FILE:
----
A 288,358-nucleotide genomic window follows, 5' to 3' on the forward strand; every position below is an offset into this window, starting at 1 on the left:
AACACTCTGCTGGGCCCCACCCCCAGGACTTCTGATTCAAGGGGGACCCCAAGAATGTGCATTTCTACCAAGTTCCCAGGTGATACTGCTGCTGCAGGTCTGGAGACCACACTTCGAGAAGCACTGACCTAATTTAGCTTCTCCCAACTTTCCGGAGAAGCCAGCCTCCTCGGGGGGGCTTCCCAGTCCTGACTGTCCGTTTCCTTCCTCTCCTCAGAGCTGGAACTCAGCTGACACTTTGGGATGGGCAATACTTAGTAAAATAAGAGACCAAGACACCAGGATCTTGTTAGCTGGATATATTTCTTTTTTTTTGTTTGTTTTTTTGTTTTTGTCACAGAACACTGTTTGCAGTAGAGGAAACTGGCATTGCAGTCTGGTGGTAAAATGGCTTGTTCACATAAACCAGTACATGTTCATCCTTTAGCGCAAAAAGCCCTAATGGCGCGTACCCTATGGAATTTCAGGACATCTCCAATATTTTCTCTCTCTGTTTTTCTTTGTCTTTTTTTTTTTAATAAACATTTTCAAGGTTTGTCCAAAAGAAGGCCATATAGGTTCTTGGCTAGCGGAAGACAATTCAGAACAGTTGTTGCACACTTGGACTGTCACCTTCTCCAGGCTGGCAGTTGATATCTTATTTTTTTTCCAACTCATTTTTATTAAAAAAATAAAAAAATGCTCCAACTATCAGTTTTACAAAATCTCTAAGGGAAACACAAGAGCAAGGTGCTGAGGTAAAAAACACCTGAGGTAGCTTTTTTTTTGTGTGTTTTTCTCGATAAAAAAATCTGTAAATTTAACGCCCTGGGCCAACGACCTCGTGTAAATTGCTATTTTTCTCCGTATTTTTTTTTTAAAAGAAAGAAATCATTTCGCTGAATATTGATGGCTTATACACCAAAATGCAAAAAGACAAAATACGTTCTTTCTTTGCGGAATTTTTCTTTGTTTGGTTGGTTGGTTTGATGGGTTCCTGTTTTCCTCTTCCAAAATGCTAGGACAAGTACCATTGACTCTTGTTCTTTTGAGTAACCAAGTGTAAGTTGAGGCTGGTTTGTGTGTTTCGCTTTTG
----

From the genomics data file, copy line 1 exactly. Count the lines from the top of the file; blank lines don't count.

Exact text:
A 288,358-nucleotide genomic window follows, 5' to 3' on the forward strand; every position below is an offset into this window, starting at 1 on the left: